Eternity of Words

In the IKT, both grammarians and philosophers alike, hotly debate the idea of the eternity of words. Katyayana, in a commentary on Panini, makes reference to two opposite schools of thought – Naityashabdika and Karyashabdika. It is to be noted that shabda in the IKT, refers to word, sound, and the language itself. Panini and Katyayana believed that words were eternal in nature. Audambarayana, as quoted by Yaska, held the contrary view where words were considered transitory in nature, that is, they last only so long as they are uttered – indriyanityam vachanaudambarayanah. But Yaska doubts the transitory nature of the words. He claims that it would be difficult to have a four-fold division of words (Vaikhari, Madhyama, Pashyanti, and Para) without considering them eternal. The Taittiriyas, the followers of the Taittiriya Pratishakhya, also seem to hold the same view that defines lopa as vinash or annihilation.

Parts of Speech

Pada, in Vajasneyi Pratishakhya, has been used to indicate meaningful sounds (arthaah padam). Panini describes pada as subant and tingant. Group of varnas has also been described as pada. Such definitions enable Yaska to use the term pada for his group of words listed in Nirukta. Yaska divides his group of words (padas) into four groups (chatvari padajatani namakhyate chopsargnipatashch) – (1)nama (noun), (2)akhyata (verb), (3)upasarga (preposition), and (4)nipat (particles).

  1. Nama (Noun): Nama, according to Yaska, has ‘being’ (satva) as its fundamental notion. Yaska believed that nouns are derived from verbs (dhatuj/akhyataj). This assertion, however, wasn’t without controversy. Many grammarians, including Gargya, argued that if all nouns were derived from verbs, every person who performs a particular action should have the same name. Yaska presents several counter arguments to Gargya’s criticism. For example, Yaska says, everybody who cuts wood is not called a carpenter. Similarly, a carpenter performs many other actions besides cutting wood. Therefore, objects are named for one specific important action.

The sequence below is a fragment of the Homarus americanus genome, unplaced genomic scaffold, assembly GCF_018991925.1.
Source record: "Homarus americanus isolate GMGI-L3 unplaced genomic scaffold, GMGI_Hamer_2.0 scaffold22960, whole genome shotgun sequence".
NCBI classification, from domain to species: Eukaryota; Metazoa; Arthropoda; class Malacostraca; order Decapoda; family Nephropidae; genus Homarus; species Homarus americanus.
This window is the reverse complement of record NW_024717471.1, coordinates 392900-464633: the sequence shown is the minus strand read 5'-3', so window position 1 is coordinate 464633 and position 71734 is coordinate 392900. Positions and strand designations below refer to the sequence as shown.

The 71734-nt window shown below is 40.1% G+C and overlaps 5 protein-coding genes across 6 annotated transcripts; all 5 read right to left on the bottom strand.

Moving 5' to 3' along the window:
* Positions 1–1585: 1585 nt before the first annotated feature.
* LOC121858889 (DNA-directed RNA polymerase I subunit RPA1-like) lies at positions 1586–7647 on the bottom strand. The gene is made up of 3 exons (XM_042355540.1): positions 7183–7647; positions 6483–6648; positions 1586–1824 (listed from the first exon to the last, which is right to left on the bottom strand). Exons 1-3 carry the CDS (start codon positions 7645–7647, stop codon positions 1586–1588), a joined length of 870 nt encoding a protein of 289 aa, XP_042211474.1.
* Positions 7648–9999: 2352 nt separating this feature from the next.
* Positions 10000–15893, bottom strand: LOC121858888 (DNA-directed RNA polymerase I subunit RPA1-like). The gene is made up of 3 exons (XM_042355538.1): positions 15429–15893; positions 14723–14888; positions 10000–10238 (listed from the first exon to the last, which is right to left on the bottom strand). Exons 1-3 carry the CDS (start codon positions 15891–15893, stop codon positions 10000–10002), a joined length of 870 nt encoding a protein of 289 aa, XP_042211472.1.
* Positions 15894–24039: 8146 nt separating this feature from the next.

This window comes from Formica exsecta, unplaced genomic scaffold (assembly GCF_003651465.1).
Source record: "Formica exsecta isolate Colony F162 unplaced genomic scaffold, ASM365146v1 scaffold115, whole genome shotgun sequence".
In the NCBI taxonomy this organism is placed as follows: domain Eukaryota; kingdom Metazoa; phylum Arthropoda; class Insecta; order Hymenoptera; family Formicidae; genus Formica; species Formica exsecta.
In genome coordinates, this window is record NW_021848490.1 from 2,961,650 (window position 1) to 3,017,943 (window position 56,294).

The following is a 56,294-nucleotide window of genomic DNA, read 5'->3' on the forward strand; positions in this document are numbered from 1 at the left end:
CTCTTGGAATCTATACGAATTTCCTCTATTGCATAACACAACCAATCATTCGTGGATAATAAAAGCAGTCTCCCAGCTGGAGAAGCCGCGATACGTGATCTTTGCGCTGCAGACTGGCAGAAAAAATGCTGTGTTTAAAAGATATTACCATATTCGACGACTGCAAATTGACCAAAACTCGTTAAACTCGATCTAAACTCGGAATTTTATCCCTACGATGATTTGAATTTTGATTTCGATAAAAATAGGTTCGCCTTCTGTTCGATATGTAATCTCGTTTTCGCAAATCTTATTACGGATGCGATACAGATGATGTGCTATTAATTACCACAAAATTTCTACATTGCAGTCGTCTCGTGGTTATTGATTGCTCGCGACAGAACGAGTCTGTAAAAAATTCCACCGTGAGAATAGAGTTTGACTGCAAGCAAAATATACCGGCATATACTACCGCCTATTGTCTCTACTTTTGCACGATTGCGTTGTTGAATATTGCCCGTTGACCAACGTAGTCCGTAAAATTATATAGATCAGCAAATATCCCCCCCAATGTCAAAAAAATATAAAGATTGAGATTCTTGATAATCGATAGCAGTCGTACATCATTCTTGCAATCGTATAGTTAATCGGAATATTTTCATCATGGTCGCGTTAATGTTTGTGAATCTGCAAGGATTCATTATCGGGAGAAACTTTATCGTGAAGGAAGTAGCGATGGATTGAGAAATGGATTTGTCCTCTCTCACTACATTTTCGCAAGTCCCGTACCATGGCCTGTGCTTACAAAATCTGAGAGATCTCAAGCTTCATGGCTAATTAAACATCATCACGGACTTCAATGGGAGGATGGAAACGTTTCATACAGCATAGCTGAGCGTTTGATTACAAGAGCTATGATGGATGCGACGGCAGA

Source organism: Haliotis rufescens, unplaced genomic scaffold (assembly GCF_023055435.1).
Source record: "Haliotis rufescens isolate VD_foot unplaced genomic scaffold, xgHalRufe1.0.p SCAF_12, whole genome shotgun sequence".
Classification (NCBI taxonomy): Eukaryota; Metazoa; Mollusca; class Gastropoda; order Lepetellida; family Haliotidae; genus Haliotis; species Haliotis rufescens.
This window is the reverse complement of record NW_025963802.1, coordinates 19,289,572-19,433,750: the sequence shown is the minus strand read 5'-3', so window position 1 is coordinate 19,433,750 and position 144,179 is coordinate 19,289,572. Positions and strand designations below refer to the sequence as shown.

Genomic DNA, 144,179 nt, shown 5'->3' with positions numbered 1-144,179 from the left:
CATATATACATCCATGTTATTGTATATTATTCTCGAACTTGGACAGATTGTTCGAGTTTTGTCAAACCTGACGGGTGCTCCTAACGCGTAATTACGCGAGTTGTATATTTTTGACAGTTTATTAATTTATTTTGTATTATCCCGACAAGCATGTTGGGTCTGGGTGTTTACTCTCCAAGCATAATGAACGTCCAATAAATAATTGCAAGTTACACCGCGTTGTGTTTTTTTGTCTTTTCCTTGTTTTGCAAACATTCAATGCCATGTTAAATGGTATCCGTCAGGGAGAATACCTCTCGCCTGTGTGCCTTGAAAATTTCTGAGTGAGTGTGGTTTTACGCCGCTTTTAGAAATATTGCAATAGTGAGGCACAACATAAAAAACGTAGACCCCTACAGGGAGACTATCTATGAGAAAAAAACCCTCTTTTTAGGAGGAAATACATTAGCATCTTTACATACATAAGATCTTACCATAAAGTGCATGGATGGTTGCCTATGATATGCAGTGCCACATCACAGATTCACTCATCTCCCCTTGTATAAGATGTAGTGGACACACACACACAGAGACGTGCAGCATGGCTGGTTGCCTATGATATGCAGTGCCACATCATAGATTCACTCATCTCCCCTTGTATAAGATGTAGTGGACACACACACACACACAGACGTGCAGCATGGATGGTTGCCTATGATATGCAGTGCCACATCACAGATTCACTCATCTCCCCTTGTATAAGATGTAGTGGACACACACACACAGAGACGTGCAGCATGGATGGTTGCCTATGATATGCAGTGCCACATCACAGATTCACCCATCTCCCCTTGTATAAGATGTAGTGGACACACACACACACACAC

2. Akhyat (Verb): Yaska defines verbs as having bhava (becoming) its fundamental notion. It is the avastha, or the state, that is the determining factor between a noun and a verb. While verbs are sadhya, nouns are siddha. Yaska’s ‘becoming’ has both the notion of action and the notion of time. Yaska lists six modifications of verbs – (a) genesis, (b) existence, (c) alteration, (d) growth, (e) decay, and (f) destruction.
  3. Upasarga (Preposition): Yaska defined Upsargas as words that bring into prominence the subordinate meaning of nouns and verbs. Sanskrit grammarians differed in whether or not upsargas had meaning of their own. Yaska believed upasargas did have meaning of their own. In Nirukta, he lists 20 upsargas with their meaning. They are aa, a, para, abhi, prati, ati, su, nir, dur, ni, ava, ut, sam, vi, apa, anu, api, upa, pari, adhi.